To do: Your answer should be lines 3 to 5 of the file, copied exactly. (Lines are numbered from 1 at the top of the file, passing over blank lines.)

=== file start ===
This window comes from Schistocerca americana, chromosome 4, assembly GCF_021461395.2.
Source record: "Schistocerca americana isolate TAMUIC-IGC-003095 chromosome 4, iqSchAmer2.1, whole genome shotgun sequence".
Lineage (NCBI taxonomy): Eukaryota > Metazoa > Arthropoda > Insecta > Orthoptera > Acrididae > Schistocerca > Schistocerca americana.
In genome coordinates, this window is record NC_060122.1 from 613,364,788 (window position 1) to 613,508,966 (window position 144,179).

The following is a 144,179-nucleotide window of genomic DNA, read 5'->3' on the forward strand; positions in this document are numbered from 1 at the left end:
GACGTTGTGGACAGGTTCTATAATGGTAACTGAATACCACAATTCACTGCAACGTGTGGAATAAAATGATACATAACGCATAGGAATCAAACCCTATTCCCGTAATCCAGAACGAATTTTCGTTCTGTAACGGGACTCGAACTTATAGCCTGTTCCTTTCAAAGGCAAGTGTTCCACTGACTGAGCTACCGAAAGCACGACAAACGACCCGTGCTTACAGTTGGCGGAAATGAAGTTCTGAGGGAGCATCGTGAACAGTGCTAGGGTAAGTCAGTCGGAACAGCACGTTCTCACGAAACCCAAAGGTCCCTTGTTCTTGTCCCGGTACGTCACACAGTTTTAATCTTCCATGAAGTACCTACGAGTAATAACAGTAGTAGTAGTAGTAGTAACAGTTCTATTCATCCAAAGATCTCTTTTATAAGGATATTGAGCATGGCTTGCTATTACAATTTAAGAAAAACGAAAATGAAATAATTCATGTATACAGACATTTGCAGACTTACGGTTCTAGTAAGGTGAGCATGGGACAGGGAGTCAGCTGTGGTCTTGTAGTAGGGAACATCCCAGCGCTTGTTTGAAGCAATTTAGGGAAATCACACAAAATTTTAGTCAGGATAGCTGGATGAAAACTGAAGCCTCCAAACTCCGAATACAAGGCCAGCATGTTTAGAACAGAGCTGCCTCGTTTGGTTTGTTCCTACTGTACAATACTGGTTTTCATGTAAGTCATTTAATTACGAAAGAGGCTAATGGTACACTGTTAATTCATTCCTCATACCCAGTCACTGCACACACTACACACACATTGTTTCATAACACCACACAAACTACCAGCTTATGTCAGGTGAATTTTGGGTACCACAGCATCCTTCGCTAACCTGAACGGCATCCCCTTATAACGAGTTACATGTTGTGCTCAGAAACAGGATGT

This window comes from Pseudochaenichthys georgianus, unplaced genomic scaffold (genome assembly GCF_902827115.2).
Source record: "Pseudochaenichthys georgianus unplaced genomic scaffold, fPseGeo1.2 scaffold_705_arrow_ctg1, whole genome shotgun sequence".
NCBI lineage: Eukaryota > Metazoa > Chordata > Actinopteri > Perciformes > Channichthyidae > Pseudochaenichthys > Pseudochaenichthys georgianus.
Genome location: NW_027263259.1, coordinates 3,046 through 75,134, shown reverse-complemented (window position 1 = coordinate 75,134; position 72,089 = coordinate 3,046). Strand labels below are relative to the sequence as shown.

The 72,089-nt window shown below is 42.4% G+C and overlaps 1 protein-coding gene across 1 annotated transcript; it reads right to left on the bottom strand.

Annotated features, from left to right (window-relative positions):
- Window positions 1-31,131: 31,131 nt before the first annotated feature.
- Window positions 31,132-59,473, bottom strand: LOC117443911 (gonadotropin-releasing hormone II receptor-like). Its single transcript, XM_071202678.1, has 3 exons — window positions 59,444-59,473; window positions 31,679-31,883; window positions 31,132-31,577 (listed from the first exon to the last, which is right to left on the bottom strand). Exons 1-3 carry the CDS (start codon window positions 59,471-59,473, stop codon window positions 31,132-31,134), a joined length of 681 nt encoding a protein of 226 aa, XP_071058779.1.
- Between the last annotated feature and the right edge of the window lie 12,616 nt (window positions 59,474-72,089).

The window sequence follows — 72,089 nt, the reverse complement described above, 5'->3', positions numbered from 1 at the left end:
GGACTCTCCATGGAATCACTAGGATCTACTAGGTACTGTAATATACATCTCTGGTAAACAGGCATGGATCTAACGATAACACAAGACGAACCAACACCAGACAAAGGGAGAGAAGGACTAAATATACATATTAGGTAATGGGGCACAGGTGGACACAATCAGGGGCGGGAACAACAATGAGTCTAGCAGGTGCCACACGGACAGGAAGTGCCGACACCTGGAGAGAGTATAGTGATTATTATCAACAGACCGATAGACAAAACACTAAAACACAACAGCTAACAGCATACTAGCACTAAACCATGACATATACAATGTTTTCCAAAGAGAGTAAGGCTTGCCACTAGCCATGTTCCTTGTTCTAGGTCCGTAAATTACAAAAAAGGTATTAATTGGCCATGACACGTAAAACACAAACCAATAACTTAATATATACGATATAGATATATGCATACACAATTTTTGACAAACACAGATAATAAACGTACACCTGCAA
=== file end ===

Lineage (NCBI taxonomy): Eukaryota > Metazoa > Arthropoda > Insecta > Orthoptera > Acrididae > Schistocerca > Schistocerca americana.
In genome coordinates, this window is record NC_060122.1 from 613,364,788 (window position 1) to 613,508,966 (window position 144,179).

The following is a 144,179-nucleotide window of genomic DNA, read 5'->3' on the forward strand; positions in this document are numbered from 1 at the left end: